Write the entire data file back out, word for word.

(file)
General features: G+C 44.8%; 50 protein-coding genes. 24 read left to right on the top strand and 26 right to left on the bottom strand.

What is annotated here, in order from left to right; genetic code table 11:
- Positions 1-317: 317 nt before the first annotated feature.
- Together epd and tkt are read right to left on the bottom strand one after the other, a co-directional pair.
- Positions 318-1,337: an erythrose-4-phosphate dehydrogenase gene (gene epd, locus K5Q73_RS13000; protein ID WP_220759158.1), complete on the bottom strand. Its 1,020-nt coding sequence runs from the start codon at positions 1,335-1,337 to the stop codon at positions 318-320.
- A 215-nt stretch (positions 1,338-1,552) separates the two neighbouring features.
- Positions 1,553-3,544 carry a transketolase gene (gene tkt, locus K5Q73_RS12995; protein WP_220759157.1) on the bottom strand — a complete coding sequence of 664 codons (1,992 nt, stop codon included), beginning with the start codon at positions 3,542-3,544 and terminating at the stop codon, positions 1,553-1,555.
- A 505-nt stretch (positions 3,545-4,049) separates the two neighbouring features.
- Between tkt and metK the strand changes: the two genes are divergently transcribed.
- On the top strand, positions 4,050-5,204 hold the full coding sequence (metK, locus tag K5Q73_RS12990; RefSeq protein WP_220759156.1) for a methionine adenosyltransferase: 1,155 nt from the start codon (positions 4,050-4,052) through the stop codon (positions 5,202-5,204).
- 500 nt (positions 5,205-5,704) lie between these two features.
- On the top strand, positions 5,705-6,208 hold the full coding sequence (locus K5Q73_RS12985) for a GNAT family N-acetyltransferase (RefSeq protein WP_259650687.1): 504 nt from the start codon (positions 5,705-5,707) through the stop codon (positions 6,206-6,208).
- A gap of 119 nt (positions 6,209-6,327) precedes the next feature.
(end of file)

General features: G+C 44.8%; 50 protein-coding genes. 24 read left to right on the top strand and 26 right to left on the bottom strand.

What is annotated here, in order from left to right; genetic code table 11:
- Positions 1-317: 317 nt before the first annotated feature.
- Together epd and tkt are read right to left on the bottom strand one after the other, a co-directional pair.
- Positions 318-1,337: an erythrose-4-phosphate dehydrogenase gene (gene epd, locus K5Q73_RS13000; protein ID WP_220759158.1), complete on the bottom strand. Its 1,020-nt coding sequence runs from the start codon at positions 1,335-1,337 to the stop codon at positions 318-320.
- A 215-nt stretch (positions 1,338-1,552) separates the two neighbouring features.
- Positions 1,553-3,544 carry a transketolase gene (gene tkt, locus K5Q73_RS12995; protein WP_220759157.1) on the bottom strand — a complete coding sequence of 664 codons (1,992 nt, stop codon included), beginning with the start codon at positions 3,542-3,544 and terminating at the stop codon, positions 1,553-1,555.
- A 505-nt stretch (positions 3,545-4,049) separates the two neighbouring features.
- Between tkt and metK the strand changes: the two genes are divergently transcribed.
- On the top strand, positions 4,050-5,204 hold the full coding sequence (metK, locus tag K5Q73_RS12990; RefSeq protein WP_220759156.1) for a methionine adenosyltransferase: 1,155 nt from the start codon (positions 4,050-4,052) through the stop codon (positions 5,202-5,204).
- 500 nt (positions 5,205-5,704) lie between these two features.
- On the top strand, positions 5,705-6,208 hold the full coding sequence (locus K5Q73_RS12985) for a GNAT family N-acetyltransferase (RefSeq protein WP_259650687.1): 504 nt from the start codon (positions 5,705-5,707) through the stop codon (positions 6,206-6,208).
- A gap of 119 nt (positions 6,209-6,327) precedes the next feature.